In the dawn hours off Normandy beaches in northern France 75 years ago, the greatest armada in human history was gathered. There were some 6000 ships, large and small, a few commanded by Australian sailors.
Among them was Lieutenant Commander George Dixon, in charge of a Royal Navy tank landing ship, who may have had cause to think back to his first arrival at a hostile shore.
That was April 25 1915, when as a 15-year-old Anzac, he dashed ashore on Gallipoli.
Dickson survived D-Day.
Sub-Lieutenant Richard Pirrie of Melbourne didn’t. He commanded a landing craft in the extremely dangerous task of sailing close in to direct naval gunfire at shore defences. He died when his vessel was blown up by a German shell.
Before leaving Australia, he played three games with Hawthorn Football Club. June 6 1944 was his 24th birthday.
Then there was Tasmanian Lieutenant Kenneth Hudspeth, who commanded midget submarine X-20 which, along with X-23, surfaced off the invasion beaches to serve as a beacon for approaching landing craft.
Hudspeth had been there before. In January he delivered commandos who crept ashore to assess beach suitability for armoured vehicles.
For those two missions, plus an earlier mission attacking German warships in Norwegian fjords, Hudspeth was awarded the Distinguished Service Cross (DSC) and two bars. That means he was awarded the DSC, second only to the Victoria Cross, three times.
D-Day was the largest amphibious operation in human history, involving more than 300,000 sailors and soldiers from 14 nations, landing on five beaches on France’s craggy Normandy coast.
Just under a year later, the war in Europe was over as allied forces from the west and Soviet forces from the east overwhelmed Nazi Germany.
D-Day was more than three years in the planning.
With most of its forces fighting Japan in the Pacific, Australia was a relatively minor contributor to D-Day when compared with the big players, the US, Britain and Canada.
Australian War Memorial senior historian Dr Lachlan Grant said some 3300 Australians took part, the majority, around 2500 pilots and aircrew.
No Australian army units participated; they were all in the Pacific. But some 13 Australians were attached to British army units to take the lessons home for future Australian amphibious operations in the Pacific.
From the outbreak of war, young Australians had volunteered to fly and fight against Germany, with many training in Canada then posting to flying units in Britain.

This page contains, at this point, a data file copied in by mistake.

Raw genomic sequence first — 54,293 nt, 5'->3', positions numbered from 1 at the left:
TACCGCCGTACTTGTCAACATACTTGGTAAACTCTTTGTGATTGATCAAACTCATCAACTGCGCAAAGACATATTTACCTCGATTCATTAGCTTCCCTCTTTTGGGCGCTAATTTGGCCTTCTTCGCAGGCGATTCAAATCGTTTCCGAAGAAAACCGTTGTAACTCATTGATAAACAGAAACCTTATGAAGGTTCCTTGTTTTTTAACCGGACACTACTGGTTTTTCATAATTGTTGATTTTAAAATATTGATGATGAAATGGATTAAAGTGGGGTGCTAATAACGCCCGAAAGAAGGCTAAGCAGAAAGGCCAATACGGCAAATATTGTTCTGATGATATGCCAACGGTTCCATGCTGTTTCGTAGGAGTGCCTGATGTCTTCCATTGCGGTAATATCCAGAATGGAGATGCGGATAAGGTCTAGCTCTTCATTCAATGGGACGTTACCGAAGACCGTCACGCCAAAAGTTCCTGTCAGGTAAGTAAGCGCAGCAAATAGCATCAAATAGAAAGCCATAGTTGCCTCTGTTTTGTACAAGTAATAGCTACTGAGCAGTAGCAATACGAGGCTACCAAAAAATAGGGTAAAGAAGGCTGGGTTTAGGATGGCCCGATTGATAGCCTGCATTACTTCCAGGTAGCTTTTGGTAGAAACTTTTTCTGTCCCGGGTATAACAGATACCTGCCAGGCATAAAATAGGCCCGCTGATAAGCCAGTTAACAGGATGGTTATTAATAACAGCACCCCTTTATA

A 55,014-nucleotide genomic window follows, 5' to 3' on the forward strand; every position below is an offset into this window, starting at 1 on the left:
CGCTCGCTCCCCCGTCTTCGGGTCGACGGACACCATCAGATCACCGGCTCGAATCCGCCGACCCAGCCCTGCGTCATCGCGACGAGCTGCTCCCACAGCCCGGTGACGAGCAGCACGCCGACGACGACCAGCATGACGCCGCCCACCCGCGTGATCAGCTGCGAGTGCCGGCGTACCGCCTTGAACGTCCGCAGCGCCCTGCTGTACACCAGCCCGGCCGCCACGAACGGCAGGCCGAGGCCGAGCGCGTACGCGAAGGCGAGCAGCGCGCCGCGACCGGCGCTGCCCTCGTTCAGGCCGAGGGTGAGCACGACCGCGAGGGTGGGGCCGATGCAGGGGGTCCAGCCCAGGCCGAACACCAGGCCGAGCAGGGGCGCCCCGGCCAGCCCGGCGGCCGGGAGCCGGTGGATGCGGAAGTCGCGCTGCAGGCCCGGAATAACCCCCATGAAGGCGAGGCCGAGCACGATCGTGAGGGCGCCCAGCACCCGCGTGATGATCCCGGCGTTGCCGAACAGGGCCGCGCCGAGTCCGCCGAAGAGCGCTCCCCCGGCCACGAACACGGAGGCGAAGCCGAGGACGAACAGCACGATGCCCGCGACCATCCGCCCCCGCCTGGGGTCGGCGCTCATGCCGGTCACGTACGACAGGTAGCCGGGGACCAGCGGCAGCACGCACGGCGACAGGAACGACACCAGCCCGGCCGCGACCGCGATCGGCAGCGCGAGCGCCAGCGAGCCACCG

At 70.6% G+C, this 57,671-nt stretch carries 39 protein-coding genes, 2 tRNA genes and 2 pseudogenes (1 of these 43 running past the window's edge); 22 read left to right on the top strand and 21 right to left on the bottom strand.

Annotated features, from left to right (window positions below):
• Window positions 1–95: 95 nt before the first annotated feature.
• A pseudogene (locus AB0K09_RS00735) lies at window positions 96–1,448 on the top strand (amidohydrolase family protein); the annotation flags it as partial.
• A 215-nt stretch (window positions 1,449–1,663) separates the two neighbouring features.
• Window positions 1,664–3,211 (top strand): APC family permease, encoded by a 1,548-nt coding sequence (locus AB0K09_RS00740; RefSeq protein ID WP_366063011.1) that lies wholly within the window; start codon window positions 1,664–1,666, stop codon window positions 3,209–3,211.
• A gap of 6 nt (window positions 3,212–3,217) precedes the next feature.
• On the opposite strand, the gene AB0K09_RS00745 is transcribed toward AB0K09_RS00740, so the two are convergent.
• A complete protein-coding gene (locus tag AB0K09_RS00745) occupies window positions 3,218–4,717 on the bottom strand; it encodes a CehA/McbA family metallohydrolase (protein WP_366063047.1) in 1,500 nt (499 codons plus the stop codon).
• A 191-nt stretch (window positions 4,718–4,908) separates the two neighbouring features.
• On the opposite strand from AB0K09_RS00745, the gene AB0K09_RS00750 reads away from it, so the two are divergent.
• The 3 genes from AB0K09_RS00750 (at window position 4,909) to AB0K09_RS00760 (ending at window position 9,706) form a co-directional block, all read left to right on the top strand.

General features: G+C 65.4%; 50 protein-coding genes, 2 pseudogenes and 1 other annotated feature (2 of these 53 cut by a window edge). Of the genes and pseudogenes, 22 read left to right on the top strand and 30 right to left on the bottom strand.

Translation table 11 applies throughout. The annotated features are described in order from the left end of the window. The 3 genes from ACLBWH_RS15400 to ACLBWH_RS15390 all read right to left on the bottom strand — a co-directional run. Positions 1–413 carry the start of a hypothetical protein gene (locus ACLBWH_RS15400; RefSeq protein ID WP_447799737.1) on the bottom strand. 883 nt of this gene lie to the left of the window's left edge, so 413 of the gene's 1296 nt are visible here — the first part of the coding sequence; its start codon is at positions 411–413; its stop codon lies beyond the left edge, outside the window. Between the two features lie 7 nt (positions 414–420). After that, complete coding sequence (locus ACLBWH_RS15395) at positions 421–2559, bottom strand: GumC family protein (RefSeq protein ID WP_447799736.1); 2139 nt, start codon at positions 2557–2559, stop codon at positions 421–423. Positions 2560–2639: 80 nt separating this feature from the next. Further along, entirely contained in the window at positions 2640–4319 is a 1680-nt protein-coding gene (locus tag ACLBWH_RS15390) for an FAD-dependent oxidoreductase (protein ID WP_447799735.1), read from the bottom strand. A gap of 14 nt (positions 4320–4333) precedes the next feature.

Through the war, Australians in Europe served in more than 200 RAF squadrons, as well as in 10 nominally Australian squadrons.
On D-Day, Australians flew in fighters conducting ground attack missions and in bombers attacking German defences. Australians also flew in transport aircraft dropping British paratroopers and towing gliders full of air landing troops.
Of the 13 Australians killed on D-Day, 11 were aircrew.
“We know casualties were really high for the Australians throughout the campaign. June 1944 was the worst month for casualties for the RAAF for the whole of the war. July 1944 was one of the highest,” Dr Grant said.
Despite some optimistic predictions, German forces fought back vigorously and the campaign begun on D-Day didn’t end until August.
At that time, more than 10,000 Australian aircrew were in Britain’s RAF reserve pool and as the campaign proceeded, more were assigned to operational squadrons.
Throughout the Normandy campaign, the air war was waged relentlessly.
Those flying Spitfires and Typhoons participated in highly effective but perilous ground attack missions, conducted at low level and in daylight. Bombers attacked strongly defended German positions.
On June 7, RAAF Flight Sergeant Stanley Black bailed out of a RAF Lancaster bomber, shot down near the French city of Caen.
He linked up with paratroopers of the US 82nd Airborne Division in the town of Graignes, fighting alongside them against an attack by a German SS division. Black’s fate isn’t clear – he may have died in the fighting or in the aftermath when German troops murdered 17 wounded soldiers and 44 French civilians.
The D-Day campaign was overwhelmingly fought by men on both sides but there were some women. One was Australian Olive Sherrington, one of the first allied women into France when she drove a truck off a landing craft soon after D-Day.
At the outbreak of war, she had enlisted as a driver in the British Mechanised Transport Corps, serving with an ambulance unit in the 1940 Battle of France.
She’s regarded as one of the last British women out of France following the fall of Dunkirk, and was cited for her bravery and fortitude in evacuating 13 British wounded.
Major D-Day commemorations will be conducted in Europe. Australia’s participation will be remembered with an exhibition at the Australian War Memorial.
As well, Australians killed in the Normandy Campaign will be remembered in the Memorial’s Last Post Ceremony, conducted every afternoon to recount the life, service and death of an individual serviceman or woman.
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